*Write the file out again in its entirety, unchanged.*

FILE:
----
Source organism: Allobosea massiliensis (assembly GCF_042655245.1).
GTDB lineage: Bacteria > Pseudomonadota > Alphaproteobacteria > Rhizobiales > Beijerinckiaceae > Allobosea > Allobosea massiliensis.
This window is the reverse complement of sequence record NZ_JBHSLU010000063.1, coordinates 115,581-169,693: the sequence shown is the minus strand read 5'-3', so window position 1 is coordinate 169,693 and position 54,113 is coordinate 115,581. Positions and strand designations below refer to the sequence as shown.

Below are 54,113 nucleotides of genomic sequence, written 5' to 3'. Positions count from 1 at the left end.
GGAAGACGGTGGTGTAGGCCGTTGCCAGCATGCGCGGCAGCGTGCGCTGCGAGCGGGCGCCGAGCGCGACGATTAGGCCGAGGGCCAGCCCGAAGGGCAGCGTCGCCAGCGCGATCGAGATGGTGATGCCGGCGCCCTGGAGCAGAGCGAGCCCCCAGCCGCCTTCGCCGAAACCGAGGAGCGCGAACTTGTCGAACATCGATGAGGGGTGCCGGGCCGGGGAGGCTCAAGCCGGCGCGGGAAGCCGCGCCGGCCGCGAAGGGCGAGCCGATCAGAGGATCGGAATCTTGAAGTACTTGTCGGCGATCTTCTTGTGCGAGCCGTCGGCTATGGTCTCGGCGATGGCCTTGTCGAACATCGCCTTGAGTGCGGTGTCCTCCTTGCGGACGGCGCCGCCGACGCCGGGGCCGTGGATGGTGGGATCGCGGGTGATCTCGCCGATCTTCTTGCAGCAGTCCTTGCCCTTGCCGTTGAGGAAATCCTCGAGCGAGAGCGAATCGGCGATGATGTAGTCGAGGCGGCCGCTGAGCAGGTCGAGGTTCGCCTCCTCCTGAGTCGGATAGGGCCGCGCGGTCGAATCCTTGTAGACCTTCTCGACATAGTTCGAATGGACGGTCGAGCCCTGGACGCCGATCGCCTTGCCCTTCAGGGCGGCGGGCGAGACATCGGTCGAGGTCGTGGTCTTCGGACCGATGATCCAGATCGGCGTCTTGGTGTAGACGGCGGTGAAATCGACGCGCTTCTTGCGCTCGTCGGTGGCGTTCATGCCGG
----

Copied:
Source organism: Allobosea massiliensis (assembly GCF_042655245.1).
GTDB lineage: Bacteria > Pseudomonadota > Alphaproteobacteria > Rhizobiales > Beijerinckiaceae > Allobosea > Allobosea massiliensis.
This window is the reverse complement of sequence record NZ_JBHSLU010000063.1, coordinates 115,581-169,693: the sequence shown is the minus strand read 5'-3', so window position 1 is coordinate 169,693 and position 54,113 is coordinate 115,581. Positions and strand designations below refer to the sequence as shown.

Below are 54,113 nucleotides of genomic sequence, written 5' to 3'. Positions count from 1 at the left end.
GGAAGACGGTGGTGTAGGCCGTTGCCAGCATGCGCGGCAGCGTGCGCTGCGAGCGGGCGCCGAGCGCGACGATTAGGCCGAGGGCCAGCCCGAAGGGCAGCGTCGCCAGCGCGATCGAGATGGTGATGCCGGCGCCCTGGAGCAGAGCGAGCCCCCAGCCGCCTTCGCCGAAACCGAGGAGCGCGAACTTGTCGAACATCGATGAGGGGTGCCGGGCCGGGGAGGCTCAAGCCGGCGCGGGAAGCCGCGCCGGCCGCGAAGGGCGAGCCGATCAGAGGATCGGAATCTTGAAGTACTTGTCGGCGATCTTCTTGTGCGAGCCGTCGGCTATGGTCTCGGCGATGGCCTTGTCGAACATCGCCTTGAGTGCGGTGTCCTCCTTGCGGACGGCGCCGCCGACGCCGGGGCCGTGGATGGTGGGATCGCGGGTGATCTCGCCGATCTTCTTGCAGCAGTCCTTGCCCTTGCCGTTGAGGAAATCCTCGAGCGAGAGCGAATCGGCGATGATGTAGTCGAGGCGGCCGCTGAGCAGGTCGAGGTTCGCCTCCTCCTGAGTCGGATAGGGCCGCGCGGTCGAATCCTTGTAGACCTTCTCGACATAGTTCGAATGGACGGTCGAGCCCTGGACGCCGATCGCCTTGCCCTTCAGGGCGGCGGGCGAGACATCGGTCGAGGTCGTGGTCTTCGGACCGATGATCCAGATCGGCGTCTTGGTGTAGACGGCGGTGAAATCGACGCGCTTCTTGCGCTCGTCGGTGGCGTTCATGCCGG